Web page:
So to start off I was not a colour, when I started casting I was a hybrid, dipping my toes in and out of both styles. I was mainly doing PBP in the first few years, it wasn’t really only until I moved overseas to dive into colour a little bit more. I then obviously took it more full time, and when I was back in Australia I was still in school, working EU events online with the time difference. I didn’t have much spare time, so was it difficult to gain that knowledge and to improve because of the schedule and how it was back then.

Did you then meet your duo EternalJay when you came to England or before?

Well, kind of, we worked together in 2017. There was a portion of time when I worked for E-frag and we were swapping with changing working with Jay, Flakes, Dinko, Hawka, Dean, Skriv…the list continues on for a while. Me and Jay casted maybe 10 or 15 games with each other when I was in Australia, so we knew each other. But when I moved over to the UK we actually casted Epic 26 together which was in early stages of 2019, only a few months after I moved over, I was still setting up and so still very fresh to the UK. We casted that event together but it wasn’t till the end of 2019 and the early stages of 2020 when we went into duo.

Even though you moved over in 2018, it took a while to get your footing into the EU scene, but then when it hit 2020 it looks like everything exploded for you. What was the cause for that?

You have to remember when I first moved over, I did not have many contacts so the work was quite limited, but then in the early and mid stages of 2019 I worked for BLAST in London. So I worked with them for about seven to eight months and when I was working with them I wasn’t casting. It was put forward I was working with BLAST and BLAST only. I did a couple events in early 2019 and then the mid to later stages of that year I didn’t do any casting because I was working at BLAST.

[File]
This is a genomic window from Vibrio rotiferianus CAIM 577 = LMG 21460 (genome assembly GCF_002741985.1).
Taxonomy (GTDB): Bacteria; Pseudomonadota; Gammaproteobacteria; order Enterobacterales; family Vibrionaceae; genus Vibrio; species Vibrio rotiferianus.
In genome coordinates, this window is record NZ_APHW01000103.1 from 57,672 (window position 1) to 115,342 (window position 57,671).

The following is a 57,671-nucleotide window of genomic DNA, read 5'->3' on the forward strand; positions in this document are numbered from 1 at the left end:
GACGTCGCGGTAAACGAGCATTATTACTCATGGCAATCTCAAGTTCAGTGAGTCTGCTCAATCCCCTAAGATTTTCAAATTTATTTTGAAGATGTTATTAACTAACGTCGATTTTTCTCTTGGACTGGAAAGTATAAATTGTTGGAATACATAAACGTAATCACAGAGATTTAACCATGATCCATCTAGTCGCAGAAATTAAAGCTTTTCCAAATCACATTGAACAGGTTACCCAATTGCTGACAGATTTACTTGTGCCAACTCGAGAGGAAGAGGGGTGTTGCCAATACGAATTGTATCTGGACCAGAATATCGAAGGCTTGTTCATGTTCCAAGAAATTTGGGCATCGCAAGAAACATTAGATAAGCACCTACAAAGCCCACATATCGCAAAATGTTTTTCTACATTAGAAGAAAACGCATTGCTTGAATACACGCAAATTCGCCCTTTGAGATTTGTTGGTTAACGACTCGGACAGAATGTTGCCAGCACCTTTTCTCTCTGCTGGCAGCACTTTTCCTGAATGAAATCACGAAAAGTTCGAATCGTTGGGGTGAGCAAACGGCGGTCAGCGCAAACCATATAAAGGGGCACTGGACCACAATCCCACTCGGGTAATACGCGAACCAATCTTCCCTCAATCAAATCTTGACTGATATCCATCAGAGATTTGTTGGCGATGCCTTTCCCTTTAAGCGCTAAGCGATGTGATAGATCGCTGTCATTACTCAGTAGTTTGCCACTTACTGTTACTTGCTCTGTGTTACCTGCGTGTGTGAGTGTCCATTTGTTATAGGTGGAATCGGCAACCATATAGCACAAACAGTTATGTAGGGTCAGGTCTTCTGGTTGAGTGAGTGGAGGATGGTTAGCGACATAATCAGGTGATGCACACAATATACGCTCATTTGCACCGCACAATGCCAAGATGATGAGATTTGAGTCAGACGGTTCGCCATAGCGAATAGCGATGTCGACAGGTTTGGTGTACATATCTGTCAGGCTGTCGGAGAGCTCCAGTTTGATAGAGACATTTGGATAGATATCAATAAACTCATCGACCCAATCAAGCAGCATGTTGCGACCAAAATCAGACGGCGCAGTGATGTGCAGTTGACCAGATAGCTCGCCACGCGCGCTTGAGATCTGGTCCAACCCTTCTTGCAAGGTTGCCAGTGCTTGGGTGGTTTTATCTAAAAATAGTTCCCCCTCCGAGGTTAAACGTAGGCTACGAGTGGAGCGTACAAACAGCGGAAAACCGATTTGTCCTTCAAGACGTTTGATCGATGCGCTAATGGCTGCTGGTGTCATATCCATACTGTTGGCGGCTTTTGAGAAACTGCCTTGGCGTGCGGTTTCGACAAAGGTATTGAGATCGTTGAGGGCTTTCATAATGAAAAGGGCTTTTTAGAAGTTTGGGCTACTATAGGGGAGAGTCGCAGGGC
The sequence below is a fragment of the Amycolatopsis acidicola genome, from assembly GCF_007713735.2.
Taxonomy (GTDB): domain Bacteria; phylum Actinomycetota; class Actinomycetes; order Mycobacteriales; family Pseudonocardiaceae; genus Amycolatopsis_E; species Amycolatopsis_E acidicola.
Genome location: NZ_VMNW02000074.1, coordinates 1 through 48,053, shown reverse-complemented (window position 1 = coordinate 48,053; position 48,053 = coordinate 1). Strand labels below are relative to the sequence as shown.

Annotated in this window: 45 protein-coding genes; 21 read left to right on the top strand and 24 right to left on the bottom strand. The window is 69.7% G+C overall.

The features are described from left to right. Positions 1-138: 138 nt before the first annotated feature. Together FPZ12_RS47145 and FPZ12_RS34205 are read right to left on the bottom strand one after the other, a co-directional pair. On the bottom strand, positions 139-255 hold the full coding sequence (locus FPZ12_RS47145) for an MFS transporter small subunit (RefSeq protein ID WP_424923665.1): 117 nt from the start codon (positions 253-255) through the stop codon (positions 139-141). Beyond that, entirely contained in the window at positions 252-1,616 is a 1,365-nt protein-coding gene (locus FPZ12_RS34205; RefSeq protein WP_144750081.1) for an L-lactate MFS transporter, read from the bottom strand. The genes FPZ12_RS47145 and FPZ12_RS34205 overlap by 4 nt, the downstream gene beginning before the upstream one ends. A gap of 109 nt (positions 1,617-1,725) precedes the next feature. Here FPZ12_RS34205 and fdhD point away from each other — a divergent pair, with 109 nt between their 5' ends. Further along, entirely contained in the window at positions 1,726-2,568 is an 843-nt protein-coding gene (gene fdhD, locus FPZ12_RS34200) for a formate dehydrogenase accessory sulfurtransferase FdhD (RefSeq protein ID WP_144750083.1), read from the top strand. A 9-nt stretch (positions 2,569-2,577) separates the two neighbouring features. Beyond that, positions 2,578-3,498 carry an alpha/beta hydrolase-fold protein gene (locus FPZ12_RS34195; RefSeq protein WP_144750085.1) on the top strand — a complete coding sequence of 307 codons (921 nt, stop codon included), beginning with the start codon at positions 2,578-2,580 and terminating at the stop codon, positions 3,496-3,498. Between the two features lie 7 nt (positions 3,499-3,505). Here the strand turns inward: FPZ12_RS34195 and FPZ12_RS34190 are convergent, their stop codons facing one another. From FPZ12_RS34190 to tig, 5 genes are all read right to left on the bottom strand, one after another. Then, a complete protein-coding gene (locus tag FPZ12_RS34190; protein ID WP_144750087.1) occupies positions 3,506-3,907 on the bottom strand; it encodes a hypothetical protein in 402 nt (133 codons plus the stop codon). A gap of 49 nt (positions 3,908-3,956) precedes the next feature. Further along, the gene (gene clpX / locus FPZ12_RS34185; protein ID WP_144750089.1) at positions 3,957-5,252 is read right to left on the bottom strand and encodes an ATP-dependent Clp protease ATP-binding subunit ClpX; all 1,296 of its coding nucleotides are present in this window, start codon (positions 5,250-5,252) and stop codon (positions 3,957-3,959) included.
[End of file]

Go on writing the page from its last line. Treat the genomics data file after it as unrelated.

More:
How did you get back into casting after BLAST?

I sat down with Jay and said that I want to get back into casting, I knew that he didn’t have a duo and that was sort of it. We both had some contacts and started working together and pressing it all. We did a couple events and worked a ESL LAN event but we worked remote for the Polish National Championships at the end of 2019 and then we started working with Grid in the early stages in 2020 for quite a while and that was our initial contacts getting into the the Home Sweet Home series.

Was all these COVID events then your first footprint in EU casting?

Maybe not the footprint, but it was definitely the road to where we are now. It was more frequent and more regular, it was constant month after month just doing so many of those online cups. We were doing 20/25 broadcast days every month for 9 months a year so it was a taste of what is to offer, and a taste to [what COVID was pushing] in the online department. We took it by the helm and worked with it.

Was your rise a gradual thing then?

Oh for sure. I started casting in 2016, Jay started in 2015, and I know Jay dipped in and out of a couple big names but by large we didn’t have that consistency, and it took a long time. [It] was not easy whatsoever, we had to grind and work hard to make a name for ourselves, we had to learn a lot ourselves. The hard work paid off when we saw that in the later parts of 2020 and 2021 doing a couple offline events and now here we are in Lund for 2022.

We had to fix and improve stuff by ourselves, it was not given to us on a silver platter.

You have casted for a while, are there any metas you disliked?

Meta wise, I would maybe put it a different way, different regions offer something else. Growing up in Oceania I was very close to the Australian and Asian scene, but nowadays I do not see as much of that being in Europe, but the meta in that sort of way has changed. Maybe the Kreig meta to an extent, but by large there has never been a time when I felt like it was boring. I love CS:GO, I will watch it any day of the week.